Ants decided to set up a colony in our family’s mailbox last summer.
Their choice was mystifying. The arch-shaped postal receptacle contained no food. Maybe they saw it as a shelter or some sort of entomological nightclub. Their invasion was disturbing, yet fun in an unusual way. The ants made opening the mailbox door an adventure again. We’d spray bug killer, and they’d disappear for a while. A few days later, we’d pull the door and find the ants were back, swarming the envelopes inside like a scene from “The Mummy.”
These days, trips to the mailbox lack the sense of anticipation baby boomer kids felt while awaiting the delivery of teeth-blackening chewing gum, ordered from the back pages of a comic book. Instead, the daily assortment of mail typically consists of bills, credit-card solicitations and ad fliers. Handwritten letters and postcards are being replaced by Facebook and Twitter updates, e-cards, text messages and Skype chats.
Thus, nobody runs to the mailbox anymore, unless they get some strange thrill from being identified as “current resident.”
But all of that changes during the holidays. The ants disappear in the cold, and — more importantly — Christmas cards brighten up the mail.
Some contain a short greeting, handwritten or professionally printed, or merely a signature below a Hallmark poem. Others include a personal letter, recapping the sender’s past year. A few are “corporate cards,” like those sent by company underlings in the name of Clark Griswold’s cranky boss in “Christmas Vacation.” The most entertaining Christmas cards, though, feature a family photo.
Those pictures — and all of the drama required to arrange them — often earn a spot in the American household museum, the refrigerator door. E-cards can’t match that.
“It’s a fleeting moment when it’s electronic, and it’s a keepsake when it’s a hard-copy,” said Mic Orman, who’s processed and snapped photos for 32 years in Terre Haute.
The value of such a real, ink-and-paper, original Christmas card seems to be re-emerging in 2011 after a decline last year. Orman said customers at his photo shop, Mic’s Pics on Wabash Avenue, are bringing in more photos to adorn holiday greeting cards this season than in 2010, at least at this point. That trend follows a national survey, too.
Sixty-three percent of people surveyed by online marketing firms Zoomerang and Vistaprint said they intend to mail hard-copy Christmas and holiday cards. Of those folks, 66 percent plan to send more physical cards than they did last year, according to the poll. Seventy-four percent figure they won’t use e-cards this time. Likewise, the U.S. Postal Service estimates it will deliver 16.5 billion cards, letters and packages during the Thanksgiving-to-New-Year’s-Day period, an increase from 15.8 billion last year.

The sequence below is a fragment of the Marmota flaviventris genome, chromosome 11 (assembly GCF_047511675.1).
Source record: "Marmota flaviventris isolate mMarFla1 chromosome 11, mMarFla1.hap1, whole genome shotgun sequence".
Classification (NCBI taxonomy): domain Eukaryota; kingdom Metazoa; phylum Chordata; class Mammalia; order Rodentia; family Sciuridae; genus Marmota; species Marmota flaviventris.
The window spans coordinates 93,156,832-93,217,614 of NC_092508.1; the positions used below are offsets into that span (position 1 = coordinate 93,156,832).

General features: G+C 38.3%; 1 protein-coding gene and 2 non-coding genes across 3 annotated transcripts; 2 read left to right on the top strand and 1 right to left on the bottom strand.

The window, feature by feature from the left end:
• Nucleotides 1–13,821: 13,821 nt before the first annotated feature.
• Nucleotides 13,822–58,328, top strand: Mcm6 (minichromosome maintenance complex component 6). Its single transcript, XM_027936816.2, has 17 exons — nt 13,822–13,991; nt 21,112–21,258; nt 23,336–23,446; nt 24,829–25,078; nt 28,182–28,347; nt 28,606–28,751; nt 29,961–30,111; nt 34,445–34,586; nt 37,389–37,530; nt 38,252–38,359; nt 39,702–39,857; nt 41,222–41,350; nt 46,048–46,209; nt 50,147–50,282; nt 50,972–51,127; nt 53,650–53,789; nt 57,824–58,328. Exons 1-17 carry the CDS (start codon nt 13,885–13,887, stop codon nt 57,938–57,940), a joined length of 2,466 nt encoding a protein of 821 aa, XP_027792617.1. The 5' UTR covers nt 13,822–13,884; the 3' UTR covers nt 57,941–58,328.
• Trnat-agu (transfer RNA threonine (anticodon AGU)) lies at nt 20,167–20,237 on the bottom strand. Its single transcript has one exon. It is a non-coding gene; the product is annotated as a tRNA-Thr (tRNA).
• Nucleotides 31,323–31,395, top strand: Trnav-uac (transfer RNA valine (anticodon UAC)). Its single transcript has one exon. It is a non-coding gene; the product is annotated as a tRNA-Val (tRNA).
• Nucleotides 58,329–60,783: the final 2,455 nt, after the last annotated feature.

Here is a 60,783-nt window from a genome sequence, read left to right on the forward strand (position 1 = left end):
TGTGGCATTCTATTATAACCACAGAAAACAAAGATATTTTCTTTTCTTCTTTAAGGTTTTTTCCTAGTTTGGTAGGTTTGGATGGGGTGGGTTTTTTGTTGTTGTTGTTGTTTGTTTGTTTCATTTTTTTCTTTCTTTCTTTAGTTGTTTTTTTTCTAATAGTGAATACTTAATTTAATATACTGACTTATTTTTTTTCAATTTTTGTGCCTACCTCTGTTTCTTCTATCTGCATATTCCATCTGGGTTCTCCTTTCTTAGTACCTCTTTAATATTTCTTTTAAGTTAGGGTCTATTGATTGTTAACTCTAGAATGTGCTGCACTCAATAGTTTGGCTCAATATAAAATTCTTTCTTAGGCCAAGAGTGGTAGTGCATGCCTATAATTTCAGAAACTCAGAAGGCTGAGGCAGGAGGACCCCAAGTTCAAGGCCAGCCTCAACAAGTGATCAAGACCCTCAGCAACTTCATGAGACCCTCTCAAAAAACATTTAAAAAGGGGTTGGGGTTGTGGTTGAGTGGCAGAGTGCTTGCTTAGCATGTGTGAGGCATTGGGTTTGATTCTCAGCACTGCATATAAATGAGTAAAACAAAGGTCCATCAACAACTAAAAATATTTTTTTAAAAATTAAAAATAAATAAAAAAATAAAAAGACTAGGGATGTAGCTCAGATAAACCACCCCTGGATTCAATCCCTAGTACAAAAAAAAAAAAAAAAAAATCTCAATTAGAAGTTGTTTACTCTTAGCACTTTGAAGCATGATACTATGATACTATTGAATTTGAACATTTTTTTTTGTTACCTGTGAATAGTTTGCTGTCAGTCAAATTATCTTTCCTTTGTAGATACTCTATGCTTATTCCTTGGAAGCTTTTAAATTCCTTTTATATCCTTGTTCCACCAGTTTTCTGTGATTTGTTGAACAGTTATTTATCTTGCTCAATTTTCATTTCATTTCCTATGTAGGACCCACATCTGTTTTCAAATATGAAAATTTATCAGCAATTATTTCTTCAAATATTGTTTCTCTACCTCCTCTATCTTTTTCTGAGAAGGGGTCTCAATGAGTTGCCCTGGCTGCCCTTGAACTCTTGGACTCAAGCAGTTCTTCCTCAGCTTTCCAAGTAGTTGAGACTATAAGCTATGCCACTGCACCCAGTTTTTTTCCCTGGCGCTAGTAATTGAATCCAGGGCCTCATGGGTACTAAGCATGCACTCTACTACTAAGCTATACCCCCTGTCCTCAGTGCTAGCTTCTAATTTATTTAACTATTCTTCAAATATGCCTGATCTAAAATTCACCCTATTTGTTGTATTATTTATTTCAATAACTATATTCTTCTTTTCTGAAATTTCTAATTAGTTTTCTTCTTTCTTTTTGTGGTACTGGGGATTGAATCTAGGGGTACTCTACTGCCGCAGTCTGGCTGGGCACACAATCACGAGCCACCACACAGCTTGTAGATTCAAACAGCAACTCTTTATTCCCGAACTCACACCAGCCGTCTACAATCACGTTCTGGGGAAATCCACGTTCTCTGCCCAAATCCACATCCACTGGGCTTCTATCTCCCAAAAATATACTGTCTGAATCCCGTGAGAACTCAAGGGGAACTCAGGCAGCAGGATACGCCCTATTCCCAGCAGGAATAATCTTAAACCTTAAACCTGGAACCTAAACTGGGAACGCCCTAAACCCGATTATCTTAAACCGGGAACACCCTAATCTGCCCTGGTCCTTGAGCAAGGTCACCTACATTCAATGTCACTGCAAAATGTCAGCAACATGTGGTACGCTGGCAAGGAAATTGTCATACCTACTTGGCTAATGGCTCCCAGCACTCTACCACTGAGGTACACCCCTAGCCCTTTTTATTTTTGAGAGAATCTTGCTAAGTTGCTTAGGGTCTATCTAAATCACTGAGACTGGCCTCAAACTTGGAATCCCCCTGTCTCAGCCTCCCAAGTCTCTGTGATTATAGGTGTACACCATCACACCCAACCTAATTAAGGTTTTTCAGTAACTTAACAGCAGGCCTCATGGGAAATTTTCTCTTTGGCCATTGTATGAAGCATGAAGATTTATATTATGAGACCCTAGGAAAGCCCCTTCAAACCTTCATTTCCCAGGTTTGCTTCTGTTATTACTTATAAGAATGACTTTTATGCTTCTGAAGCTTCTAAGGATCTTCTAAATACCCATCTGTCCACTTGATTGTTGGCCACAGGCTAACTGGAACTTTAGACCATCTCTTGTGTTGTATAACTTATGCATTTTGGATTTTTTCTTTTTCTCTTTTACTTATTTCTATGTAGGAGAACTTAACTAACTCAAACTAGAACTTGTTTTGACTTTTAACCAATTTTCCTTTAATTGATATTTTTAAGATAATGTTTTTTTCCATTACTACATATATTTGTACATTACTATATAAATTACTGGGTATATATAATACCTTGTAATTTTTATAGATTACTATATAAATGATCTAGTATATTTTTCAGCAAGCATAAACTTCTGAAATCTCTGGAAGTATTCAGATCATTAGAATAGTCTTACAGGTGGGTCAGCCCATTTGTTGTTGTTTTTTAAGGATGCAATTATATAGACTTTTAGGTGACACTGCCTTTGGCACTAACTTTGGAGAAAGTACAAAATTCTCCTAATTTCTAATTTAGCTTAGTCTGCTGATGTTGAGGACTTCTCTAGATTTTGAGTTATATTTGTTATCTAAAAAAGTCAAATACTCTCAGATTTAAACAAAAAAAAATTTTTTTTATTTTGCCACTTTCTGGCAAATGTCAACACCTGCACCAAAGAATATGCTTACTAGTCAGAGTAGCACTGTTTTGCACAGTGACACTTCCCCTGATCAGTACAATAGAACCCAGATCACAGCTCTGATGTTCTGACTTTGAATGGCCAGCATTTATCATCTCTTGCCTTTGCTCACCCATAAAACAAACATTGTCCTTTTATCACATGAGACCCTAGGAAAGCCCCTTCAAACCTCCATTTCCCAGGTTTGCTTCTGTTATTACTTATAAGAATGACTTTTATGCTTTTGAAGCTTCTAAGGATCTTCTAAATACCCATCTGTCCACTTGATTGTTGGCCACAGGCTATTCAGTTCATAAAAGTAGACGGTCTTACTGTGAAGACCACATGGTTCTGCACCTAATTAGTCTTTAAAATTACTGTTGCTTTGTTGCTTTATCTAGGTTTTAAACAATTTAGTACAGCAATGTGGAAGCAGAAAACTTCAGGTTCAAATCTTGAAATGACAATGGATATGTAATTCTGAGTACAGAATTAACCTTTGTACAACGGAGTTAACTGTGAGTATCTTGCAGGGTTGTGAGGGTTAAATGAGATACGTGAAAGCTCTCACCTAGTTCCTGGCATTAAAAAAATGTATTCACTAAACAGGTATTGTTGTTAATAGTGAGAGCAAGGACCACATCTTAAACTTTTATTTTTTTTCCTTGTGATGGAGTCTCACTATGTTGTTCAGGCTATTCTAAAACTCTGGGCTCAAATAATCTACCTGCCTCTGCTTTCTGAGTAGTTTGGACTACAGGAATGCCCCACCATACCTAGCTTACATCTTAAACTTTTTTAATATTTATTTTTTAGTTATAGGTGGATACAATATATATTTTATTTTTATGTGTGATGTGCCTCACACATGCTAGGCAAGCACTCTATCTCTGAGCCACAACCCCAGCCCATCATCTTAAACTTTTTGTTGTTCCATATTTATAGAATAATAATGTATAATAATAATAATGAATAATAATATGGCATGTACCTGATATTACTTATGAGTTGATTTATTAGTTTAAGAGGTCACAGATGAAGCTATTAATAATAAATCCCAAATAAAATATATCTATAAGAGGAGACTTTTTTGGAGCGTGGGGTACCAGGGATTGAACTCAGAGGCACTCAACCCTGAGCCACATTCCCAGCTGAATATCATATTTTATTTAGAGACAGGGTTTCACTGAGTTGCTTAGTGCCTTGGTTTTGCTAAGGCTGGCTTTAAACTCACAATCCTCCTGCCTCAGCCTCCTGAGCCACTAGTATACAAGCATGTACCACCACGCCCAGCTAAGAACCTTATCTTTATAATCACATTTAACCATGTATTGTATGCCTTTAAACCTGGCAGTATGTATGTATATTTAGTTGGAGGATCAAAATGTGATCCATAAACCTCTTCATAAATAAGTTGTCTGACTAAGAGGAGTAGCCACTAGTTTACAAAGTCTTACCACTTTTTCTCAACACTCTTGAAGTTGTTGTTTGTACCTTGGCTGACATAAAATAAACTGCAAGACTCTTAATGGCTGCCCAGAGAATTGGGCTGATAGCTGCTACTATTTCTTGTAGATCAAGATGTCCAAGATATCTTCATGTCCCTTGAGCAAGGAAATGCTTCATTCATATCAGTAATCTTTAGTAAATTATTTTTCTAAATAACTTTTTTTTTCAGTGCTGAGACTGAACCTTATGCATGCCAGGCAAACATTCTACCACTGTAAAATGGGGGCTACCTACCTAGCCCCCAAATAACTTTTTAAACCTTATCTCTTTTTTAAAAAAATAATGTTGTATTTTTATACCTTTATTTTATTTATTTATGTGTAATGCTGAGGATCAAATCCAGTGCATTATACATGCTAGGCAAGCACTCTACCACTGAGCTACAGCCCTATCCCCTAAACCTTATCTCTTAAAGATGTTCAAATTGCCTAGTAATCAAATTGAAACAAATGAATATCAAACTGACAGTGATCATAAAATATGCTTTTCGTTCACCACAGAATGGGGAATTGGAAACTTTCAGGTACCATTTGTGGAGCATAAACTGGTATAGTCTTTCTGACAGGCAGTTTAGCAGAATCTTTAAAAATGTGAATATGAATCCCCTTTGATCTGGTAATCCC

That return to tradition may be more sentimental than financial.
“I’m not sure that the economy’s any better,” Orman said, “but so many people missed [sending out cards] last year, they’re going back to it this year.”
Yes, Virginia, there is a recession. And, yes, old-school cards, photo processing and stamps cost more than an email or a Facebook posting. But tangible items, especially in this here-today-gone-tomorrow culture, are worth a couple extra bucks. (It’s not a fortune. Half of the people surveyed by Zoomerang estimated they’d spend $25 or less on their Christmas greetings.)
The extra time involved pays off, too. Including a photo with a Christmas card takes time. And patience. Kids may not all want to smile at the same time. The family may not be in the mood for Sunday-best clothes and trying to get the family dog to pose. A little advice from Orman: Don’t be so formal. Try something usual. Let kids react naturally. “Be creative,” Orman said of choosing the right atmosphere. “Go to your favorite family spot. It’s all about the expressions.”
Your favorite vacation picture from last summer might work, especially in the dead of winter when sunshine and heat seem like Aesop’s fables. “It’s a great way to say, ‘This is us on the beach in July — merry Christmas,’” Orman said.
A cool, reversed twist on the “Christmas in July” concept. The card’s recipients might be envious. Then again, an ocean-side Christmas card from a cousin or a friend sure beats a mailbox full of utility bills or ants.
Mark Bennett can be reached at (812) 231-4377 or firstname.lastname@example.org